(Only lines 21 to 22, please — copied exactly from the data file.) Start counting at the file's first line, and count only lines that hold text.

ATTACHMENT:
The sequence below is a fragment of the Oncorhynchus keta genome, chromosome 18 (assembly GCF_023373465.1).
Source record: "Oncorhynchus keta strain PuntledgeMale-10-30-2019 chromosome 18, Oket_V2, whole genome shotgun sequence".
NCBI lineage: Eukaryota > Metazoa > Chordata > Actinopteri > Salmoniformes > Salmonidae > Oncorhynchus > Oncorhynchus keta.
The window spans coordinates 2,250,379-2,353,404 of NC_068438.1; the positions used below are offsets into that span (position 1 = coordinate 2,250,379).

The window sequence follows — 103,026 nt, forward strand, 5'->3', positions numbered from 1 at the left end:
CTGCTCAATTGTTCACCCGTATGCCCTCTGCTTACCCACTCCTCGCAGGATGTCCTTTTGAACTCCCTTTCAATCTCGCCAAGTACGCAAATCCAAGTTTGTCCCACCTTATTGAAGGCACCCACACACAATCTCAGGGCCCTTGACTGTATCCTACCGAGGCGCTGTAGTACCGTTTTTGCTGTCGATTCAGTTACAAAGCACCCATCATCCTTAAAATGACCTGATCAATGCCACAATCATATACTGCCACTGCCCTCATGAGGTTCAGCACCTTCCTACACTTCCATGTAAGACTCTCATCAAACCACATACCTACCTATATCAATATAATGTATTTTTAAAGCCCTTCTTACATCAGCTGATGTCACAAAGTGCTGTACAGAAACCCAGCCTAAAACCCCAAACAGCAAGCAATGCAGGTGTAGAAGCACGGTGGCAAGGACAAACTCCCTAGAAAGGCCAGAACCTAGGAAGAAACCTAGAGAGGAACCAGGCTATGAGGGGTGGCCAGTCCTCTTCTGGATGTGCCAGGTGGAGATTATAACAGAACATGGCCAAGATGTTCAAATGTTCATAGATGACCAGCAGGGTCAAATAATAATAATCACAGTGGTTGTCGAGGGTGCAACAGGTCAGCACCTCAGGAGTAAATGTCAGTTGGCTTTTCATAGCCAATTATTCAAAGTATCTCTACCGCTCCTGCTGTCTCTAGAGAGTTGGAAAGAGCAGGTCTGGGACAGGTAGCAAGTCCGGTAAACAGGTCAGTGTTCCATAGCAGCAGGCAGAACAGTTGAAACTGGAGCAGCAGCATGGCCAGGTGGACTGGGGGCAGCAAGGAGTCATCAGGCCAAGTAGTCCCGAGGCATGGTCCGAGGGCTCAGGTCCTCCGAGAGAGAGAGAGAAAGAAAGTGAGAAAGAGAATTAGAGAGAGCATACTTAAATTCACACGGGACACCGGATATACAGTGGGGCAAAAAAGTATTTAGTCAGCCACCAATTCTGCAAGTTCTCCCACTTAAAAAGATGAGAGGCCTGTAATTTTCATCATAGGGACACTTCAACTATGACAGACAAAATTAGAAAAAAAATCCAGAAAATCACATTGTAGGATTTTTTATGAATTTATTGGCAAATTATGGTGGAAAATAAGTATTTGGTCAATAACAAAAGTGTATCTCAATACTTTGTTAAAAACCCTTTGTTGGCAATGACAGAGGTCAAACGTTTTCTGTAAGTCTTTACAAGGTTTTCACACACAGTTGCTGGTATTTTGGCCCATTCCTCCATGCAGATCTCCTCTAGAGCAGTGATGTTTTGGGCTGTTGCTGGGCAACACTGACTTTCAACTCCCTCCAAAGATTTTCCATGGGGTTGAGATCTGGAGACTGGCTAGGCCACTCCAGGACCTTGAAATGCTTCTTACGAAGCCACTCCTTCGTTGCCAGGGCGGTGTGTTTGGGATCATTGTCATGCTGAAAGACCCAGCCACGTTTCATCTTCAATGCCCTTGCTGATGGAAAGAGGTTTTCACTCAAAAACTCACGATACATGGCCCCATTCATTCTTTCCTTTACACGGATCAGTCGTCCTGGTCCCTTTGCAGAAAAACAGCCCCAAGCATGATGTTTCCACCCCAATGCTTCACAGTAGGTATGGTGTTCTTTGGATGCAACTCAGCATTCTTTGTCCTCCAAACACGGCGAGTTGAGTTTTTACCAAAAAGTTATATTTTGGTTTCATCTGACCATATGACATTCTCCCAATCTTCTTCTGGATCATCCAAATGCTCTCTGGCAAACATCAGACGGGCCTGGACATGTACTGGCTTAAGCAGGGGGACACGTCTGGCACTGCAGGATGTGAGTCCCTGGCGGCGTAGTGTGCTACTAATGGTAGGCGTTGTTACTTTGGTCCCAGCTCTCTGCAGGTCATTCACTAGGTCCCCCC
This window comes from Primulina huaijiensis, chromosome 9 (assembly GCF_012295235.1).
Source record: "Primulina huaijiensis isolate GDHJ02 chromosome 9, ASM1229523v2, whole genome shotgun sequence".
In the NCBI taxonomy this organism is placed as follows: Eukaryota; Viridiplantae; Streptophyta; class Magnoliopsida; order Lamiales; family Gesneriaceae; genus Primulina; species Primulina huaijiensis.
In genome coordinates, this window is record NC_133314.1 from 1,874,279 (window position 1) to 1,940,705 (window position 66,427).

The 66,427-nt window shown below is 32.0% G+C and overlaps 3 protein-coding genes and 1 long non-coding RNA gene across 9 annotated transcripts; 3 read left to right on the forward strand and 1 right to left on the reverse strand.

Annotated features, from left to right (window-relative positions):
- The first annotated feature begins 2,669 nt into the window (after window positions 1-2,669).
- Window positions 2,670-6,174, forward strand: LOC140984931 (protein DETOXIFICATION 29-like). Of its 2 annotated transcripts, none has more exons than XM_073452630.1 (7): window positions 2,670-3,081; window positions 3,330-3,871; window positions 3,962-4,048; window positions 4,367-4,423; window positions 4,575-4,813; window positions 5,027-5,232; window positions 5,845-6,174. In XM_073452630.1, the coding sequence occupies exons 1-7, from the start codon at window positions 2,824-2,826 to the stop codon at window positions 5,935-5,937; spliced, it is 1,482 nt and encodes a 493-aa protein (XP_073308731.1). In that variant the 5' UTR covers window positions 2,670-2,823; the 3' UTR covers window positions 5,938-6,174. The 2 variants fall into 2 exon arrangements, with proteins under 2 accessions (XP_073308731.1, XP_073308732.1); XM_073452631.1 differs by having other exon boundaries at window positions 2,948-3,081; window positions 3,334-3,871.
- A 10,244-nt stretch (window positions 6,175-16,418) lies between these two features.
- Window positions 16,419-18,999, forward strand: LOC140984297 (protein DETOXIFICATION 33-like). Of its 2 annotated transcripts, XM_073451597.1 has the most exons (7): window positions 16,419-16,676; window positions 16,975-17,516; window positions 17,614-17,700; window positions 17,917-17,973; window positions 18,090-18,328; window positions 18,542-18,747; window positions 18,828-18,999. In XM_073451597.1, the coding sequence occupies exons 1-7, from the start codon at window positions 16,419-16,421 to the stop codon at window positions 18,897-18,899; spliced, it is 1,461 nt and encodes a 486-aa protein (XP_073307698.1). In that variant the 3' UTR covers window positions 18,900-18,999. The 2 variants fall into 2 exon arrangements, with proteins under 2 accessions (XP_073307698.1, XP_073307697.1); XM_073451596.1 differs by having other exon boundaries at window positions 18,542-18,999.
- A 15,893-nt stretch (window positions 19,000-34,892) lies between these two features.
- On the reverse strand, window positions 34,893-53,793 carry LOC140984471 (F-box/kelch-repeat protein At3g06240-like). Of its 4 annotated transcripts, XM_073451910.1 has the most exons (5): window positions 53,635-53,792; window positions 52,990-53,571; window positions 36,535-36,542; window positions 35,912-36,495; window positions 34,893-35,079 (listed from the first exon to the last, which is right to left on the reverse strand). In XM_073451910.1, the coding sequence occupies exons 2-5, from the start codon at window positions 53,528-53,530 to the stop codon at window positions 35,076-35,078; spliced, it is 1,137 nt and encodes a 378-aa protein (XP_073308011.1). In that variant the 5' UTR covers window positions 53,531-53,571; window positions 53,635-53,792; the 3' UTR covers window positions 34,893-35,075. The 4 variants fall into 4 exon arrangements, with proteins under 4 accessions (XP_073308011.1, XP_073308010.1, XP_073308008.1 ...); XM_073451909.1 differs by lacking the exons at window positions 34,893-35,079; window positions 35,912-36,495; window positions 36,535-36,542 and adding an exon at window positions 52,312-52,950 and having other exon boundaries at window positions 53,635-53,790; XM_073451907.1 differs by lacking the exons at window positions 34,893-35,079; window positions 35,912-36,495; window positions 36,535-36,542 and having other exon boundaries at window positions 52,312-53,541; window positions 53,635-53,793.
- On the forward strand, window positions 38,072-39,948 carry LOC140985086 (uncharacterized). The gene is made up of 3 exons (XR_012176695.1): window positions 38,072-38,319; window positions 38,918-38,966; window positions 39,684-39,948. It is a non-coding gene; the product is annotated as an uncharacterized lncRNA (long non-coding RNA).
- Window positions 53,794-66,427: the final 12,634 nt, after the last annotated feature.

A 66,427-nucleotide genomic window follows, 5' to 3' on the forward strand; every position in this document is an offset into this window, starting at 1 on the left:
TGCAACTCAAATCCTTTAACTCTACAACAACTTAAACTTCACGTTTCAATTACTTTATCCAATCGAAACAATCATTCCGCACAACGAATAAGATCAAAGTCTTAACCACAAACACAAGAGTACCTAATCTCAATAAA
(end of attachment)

A 66,427-nucleotide genomic window follows, 5' to 3' on the forward strand; every position in this document is an offset into this window, starting at 1 on the left:
TGCAACTCAAATCCTTTAACTCTACAACAACTTAAACTTCACGTTTCAATTACTTTATCCAATCGAAACAATCATTCCGCACAACGAATAAGATCAAAGTCTTAACCACAAACACAAGAGTACCTAATCTCAATAAA